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Arch Dis Child. 2007 August; 92(8): 734–735.
PMCID: PMC2083901

Corrections

The following two abstracts presented at the Child Public Health session should have been published in the Supplement of the April edition. We apologise for this error.

British Inherited Metabolic Disease Group and British Association of General Paediatrics Joint Session

G/THURS/GEM1 Audit of metabolic investigation of rhabdomyolysis in children

VMcClelland, APowell, M. A. Preece, FGohar, AChakrapani, CHendriksz, PGissen. Birmingham Children's Hospital, Birmingham, UK

IntroductionCauses of rhabdomyolysis, the breakdown of striated muscle cells leading to an acute increase in serum creatinine kinase (CK), are often apparent from the clinical history—for example, trauma, surgery, ischaemia, infection or excessive muscular activity. However, rhabdomyolysis may be the first presentation of a metabolic disorder. The Metbionet group have recently published a guideline for metabolic investigation of acute rhabdomyolysis.

AimTo audit the investigations completed in children presenting to our hospital with acute rhabdomyolysis between 2000–2005.

MethodsA proforma for investigations based on local and Metbionet guidelines was produced. Hospital numbers for all patients <16‐years‐old with CK >5000 were identified and the computerised laboratory results system was used to review retrospectively which investigations had been performed.

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G/THURS/GEM1 Table 1 Tests to exclude non‐metabolic disorders
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G/THURS/GEM1 Table 2 First‐line metabolic investigations

Data were analysed for all 59 patients who met the inclusion criteria. Second line metabolic investigations (CSF lactate, fatty acid oxidation studies and muscle biopsy) were performed in <5% patients. Two new metabolic diagnoses were made, one patient with Carnitine palmitoyltransferase II (CPTII) deficiency and one with McArdle's disease.

ConclusionsHigh (~4%) incidence of metabolic diseases was found. A programme of improving awareness of metabolic diagnoses in patients with rhabdomyolysis for the hospital staff is being implemented with plans to re‐audit in 2 years.

G/THURS/GEM2 Unexplained idiopathic hepatitis, could this be a urea cycle disorder?

DJoel1, EDempsey2, ABroderick3, ILambert4, AMonavari1, ETreacy1. 1Children's University Hospital, Dublin, Ireland; 2Coombe Women's Hospital, Dublin, Ireland, 3Our Lady's Hospital for Sick Children, Dublin, Ireland; 4Mid‐Lands Regional Hospital, Mullingar, Ireland

We report two girls who presented at 12 and 19 months of age respectively, with abnormal liver function tests as an isolated finding. The first patient presented at 13 months of age, with a non‐specific viral illness. A moderate elevation of the liver enzymes (AST: 156 IU, ALT: 202 IU) was noted, with no other concomitant findings. At 19 months, she presented again with a history of intermittent lethargy and occasional vomiting for 8 months. The liver function tests noted at that time showed elevations (alk phos 1040 IU, ALT: 1207 IU, AST: 411 IU) and prolonged coagulation (APTT: 49.3 s and PT: 26.7 s). Wilson's disease, alpha‐1‐antitrypsin deficiency, haemochromatosis, viral and autoimmune hepatitis were all excluded. The ammonia was subsequently noted to be elevated (303 µmol/l) and testing for urea cycle defect confirmed a diagnosis of ornithine transcarbamylase deficiency and treatment was instituted, with resolution of the abnormal liver function tests. Subsequent mutational analysis confirmed a mutation of the ornithine transcarbamylase (OTC) gene (P225L).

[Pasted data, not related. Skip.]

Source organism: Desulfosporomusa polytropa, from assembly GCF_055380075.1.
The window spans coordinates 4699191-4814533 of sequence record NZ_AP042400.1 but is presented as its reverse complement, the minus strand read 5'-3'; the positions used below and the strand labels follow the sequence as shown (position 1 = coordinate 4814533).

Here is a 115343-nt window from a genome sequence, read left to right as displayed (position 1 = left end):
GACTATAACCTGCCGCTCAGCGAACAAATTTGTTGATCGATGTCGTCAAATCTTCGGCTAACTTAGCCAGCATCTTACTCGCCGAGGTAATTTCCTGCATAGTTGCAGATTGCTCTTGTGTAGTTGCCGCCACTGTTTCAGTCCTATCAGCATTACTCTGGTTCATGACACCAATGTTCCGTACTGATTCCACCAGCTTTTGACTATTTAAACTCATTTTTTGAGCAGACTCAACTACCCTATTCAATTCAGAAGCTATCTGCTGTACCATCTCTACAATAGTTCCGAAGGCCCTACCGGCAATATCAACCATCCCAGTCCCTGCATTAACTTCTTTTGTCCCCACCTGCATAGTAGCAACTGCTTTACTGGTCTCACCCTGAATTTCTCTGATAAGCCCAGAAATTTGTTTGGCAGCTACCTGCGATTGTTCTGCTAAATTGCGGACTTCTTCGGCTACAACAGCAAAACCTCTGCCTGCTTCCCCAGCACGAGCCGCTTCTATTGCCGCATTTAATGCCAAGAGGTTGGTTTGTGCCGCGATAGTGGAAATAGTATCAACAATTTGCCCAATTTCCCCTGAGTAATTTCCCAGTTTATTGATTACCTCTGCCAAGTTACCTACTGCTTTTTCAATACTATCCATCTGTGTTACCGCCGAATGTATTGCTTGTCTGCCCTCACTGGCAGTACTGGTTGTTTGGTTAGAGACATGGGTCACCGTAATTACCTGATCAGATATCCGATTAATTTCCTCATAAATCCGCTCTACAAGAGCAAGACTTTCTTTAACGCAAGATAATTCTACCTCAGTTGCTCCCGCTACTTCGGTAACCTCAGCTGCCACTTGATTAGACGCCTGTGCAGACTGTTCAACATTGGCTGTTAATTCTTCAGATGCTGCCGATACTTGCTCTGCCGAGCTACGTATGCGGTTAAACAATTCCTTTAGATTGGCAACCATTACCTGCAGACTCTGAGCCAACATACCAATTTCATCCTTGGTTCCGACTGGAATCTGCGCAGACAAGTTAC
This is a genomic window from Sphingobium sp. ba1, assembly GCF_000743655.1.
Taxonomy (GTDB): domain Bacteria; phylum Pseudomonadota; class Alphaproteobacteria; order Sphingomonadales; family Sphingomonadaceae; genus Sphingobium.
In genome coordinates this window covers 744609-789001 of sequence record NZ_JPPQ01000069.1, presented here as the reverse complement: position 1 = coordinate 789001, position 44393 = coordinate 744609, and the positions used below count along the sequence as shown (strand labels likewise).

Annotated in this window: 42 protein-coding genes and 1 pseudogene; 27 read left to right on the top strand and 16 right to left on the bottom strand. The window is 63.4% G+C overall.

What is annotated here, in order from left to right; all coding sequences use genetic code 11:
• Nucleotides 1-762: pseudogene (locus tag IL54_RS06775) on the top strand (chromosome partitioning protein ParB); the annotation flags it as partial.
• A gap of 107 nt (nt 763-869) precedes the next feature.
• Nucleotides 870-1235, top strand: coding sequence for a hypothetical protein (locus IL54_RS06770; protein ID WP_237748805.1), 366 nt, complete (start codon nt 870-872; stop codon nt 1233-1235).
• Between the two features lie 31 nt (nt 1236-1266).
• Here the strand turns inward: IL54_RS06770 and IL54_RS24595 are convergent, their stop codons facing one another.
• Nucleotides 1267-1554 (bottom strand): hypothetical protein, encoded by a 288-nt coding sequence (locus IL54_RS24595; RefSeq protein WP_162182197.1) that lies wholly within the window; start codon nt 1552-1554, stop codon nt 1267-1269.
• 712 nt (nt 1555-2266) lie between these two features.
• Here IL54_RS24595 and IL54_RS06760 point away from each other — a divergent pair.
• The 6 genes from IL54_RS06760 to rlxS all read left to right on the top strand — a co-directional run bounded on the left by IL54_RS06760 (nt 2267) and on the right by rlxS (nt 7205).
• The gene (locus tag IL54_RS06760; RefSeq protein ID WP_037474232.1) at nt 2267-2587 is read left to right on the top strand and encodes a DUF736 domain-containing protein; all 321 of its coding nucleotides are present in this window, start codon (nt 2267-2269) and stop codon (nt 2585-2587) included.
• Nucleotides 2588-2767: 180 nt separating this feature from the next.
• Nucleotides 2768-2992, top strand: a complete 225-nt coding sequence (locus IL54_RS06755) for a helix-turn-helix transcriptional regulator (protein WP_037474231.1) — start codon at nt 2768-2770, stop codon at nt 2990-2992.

The second case presented to hospital at 12 months of age, with a history of intermittent lethargy and vomiting for 1 month. She was noted to have elevated liver enzymes (ALT: 5143 IU, AST: 284 IU) and abnormal coagulation profile. Ammonia was slightly elevated (105 µmol/l). Viral and autoimmune hepatitis was excluded. Following a protein challenge, the ammonia rose to 224 µmol/l and the urine organic acid profile detected increased orotic acid suggestive of OTC deficiency. This was confirmed by enzymatic assay of a liver biopsy. The abnormal liver function tests subsequently resolved with institution of dietary intervention.

X‐linked OTC deficiency is the commonest urea cycle defect, with a predicted incidence of 1 in 14 000 births. Males may present with severe life threatening neonatal hyperammonaemia or with a milder late onset form. The presentation in females can be subtle. OTC deficiency should be considered in the differential diagnosis of children presenting with abnormal liver function tests, in particular with a subtle presentation in females.


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